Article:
A deluge of gastropubs seem to be flooding the city in recent times. The Salt House Kolkata is NOT one more of them. Chef Auroni Mookerji, in a chat with MoneyFoodTravel shares his thoughts on food, formats and more. This is what he had to say.
Gastropubs. How did they come about? The genesis of gastropubs started in UK where the quality of liquor was already very good, you had great craft beers, whiskeys and scotch and single malts and mixology. The local pub realised that they could make more money if they just upped their quality of food. That is how the phenomenon of gastropubs began. Paris already had the concept in a brasserie or a bistro, but the offering changed. There was great wine but it wasn’t as trendy as craft beer or speakeasy style cocktails, single malts and things like that. Diners suddenly wanted to eat better but without the stuffiness of pre-plated food, the hassle of making a reservation and without the inconvenience of pre-gaming. I would go drinking at a different place and then have dinner at a different place or I would have dinner at a different place and then go drinking elsewhere. The opportunity cost thus split up for businesses. Many people identified that gap and gastropubs happened. Then some people took the next step. You then had an Asian gastropub and molecular gastropubs and so on.
What is in a concept? Concepts can become a bit overwhelming at times. This desire to drink casually, eat casually and yet not compromise on quality will always be there. When it comes to a concept, in the long run, you are kind of always sticking to your concept only, and every concept has a shelf life. But good food will never have a shelf life, and that is where our conscious choice was to steer away from a gastropub came about. A concept will always have to be replicated, it will always have to be scaled up, and a lot of hiccups come about in that. For example it is much easier to scale up a European restaurant as opposed to a Tapas bar as it required far more specialisation and far more specification. A place like ours can promote concepts when it thinks it is necessary and when we feel like it, for example we can have a Tapas menu during the pujo season. We understand that you may not want a ramen or a sushi thrice a week. You can be interesting, you can be exciting, you can be gamechanging by being a concept, but can you be iconic ? We want to be iconic, so there was a clear reason for us to take up something that is timeless. We did not want to bracket ourselves.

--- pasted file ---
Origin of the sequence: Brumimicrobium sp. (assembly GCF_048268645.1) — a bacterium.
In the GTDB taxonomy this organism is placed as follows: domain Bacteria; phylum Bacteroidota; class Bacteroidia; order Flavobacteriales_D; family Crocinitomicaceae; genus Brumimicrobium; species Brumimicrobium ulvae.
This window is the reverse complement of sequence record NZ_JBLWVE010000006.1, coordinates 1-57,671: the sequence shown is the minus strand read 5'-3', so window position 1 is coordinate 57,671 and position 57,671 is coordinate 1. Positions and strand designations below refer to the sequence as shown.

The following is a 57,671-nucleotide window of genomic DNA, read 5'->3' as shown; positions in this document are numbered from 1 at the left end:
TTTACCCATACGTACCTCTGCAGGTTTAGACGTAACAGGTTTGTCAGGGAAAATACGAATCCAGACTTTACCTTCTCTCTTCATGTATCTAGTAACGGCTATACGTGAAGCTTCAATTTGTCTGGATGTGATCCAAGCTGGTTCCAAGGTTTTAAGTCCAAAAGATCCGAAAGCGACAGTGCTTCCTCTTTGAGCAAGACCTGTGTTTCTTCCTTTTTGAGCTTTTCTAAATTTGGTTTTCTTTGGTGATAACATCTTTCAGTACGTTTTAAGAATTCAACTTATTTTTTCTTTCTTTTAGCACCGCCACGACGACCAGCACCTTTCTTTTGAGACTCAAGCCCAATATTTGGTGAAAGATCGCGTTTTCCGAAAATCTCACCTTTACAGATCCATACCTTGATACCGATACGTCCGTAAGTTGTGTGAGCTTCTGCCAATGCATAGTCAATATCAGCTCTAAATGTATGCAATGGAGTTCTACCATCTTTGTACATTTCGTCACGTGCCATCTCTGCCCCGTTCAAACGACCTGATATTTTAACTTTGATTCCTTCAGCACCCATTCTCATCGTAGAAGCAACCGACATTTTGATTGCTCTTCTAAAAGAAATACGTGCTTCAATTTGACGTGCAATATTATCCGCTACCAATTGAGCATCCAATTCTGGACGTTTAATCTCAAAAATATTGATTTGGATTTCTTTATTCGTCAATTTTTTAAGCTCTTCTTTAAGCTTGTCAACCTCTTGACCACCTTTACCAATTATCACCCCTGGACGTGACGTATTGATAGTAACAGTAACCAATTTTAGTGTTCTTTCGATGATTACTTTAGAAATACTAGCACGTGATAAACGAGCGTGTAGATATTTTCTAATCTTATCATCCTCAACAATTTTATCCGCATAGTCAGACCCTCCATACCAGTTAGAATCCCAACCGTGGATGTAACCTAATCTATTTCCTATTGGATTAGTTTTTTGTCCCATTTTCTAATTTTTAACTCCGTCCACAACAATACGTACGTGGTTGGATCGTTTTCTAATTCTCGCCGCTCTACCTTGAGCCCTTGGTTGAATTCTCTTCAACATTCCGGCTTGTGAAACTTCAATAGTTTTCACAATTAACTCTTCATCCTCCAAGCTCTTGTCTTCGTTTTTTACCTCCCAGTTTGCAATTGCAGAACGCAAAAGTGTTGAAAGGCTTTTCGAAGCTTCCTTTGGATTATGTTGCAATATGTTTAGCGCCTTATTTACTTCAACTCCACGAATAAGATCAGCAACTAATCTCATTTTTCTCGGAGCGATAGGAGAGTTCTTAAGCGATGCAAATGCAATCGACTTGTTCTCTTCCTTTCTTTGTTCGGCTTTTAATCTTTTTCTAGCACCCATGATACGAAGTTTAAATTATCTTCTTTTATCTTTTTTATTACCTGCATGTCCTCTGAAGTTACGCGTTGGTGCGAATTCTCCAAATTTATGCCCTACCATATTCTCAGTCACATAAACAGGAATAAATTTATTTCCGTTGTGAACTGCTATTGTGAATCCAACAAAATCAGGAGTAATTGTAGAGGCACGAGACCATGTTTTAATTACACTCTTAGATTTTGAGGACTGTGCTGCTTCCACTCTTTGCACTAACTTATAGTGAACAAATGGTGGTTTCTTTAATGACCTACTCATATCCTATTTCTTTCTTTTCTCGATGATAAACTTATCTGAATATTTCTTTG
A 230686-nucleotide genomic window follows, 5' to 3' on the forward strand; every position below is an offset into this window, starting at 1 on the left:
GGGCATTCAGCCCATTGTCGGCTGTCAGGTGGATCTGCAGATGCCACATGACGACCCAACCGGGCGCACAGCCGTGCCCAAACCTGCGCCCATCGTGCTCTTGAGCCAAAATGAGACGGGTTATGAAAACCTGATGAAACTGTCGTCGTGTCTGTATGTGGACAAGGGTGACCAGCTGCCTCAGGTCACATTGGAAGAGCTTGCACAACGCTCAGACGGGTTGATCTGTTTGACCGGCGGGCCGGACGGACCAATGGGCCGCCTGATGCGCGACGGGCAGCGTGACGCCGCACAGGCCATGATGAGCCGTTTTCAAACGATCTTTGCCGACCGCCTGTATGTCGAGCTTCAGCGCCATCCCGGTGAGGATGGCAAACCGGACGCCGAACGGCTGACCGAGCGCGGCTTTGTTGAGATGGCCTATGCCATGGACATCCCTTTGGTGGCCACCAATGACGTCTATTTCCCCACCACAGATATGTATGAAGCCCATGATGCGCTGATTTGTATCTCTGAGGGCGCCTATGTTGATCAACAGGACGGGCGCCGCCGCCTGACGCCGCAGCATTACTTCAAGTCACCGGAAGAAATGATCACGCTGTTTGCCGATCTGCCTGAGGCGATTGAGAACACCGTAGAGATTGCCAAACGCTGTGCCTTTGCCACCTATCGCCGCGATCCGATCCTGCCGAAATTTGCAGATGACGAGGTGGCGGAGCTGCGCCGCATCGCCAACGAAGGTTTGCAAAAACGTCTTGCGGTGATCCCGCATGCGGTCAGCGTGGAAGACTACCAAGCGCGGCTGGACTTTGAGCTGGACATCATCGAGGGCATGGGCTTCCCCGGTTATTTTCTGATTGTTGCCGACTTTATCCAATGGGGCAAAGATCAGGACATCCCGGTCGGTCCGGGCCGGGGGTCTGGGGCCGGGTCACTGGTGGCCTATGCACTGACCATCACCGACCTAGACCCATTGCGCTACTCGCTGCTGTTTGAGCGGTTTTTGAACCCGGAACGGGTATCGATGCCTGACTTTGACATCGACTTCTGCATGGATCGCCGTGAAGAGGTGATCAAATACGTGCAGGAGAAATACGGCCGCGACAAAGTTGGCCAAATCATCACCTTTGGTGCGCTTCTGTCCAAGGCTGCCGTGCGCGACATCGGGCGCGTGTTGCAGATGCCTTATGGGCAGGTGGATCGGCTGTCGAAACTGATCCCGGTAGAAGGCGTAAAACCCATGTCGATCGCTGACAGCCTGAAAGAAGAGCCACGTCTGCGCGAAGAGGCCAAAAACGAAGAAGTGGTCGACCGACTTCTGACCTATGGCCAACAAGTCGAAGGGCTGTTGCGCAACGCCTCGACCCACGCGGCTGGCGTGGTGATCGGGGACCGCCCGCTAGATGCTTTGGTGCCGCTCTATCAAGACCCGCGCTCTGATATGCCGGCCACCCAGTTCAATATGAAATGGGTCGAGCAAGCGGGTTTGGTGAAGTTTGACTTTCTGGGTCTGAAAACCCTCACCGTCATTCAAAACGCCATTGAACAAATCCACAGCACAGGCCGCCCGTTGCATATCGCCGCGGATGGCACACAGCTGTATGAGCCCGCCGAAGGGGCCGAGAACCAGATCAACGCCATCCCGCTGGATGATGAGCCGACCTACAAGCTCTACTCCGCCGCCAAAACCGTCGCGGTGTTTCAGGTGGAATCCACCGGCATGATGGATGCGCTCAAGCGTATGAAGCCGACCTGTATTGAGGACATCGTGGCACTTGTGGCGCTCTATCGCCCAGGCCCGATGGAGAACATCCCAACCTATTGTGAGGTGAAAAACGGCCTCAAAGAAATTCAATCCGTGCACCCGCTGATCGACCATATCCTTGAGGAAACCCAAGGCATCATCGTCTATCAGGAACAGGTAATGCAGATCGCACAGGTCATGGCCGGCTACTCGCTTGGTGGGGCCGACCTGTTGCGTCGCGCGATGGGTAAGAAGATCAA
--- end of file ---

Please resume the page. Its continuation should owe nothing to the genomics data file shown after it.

All day dining: What is great with all day as a concept as opposed to a gastropub, is that a gastropub will have limited operating hours, only lunch and after-hours because alcohol is a key part of what you are doing. All day is far more fluid you can come to me for a beer as well as for an Americano, you can come to be for a pasta salad or for a heavy steak meal, you can have beer battered shrimp with chilled beer but you can also have a very well made ravioli agnolotti. Keeping all that in mind is that as a business model we have far more flexibility. We would call ourselves a contemporary European restaurant in our techniques and the way we approach the dining experience. One thing we have picked up from the gastropub culture is that my waiters don’t wear butler gloves and we do not use silverware. You can still do casual dining but without bracketing yourself.
Gastropubs ultimately cater to a much younger audience. We wanted to be a more balanced property, which is why we segregated our dining room from our bar. We wanted to allow ourselves the freedom to serve all kind of customers and yet make it a crafted experience. We are not shying away from the craft aspect of it; we just do not want to be put into a box.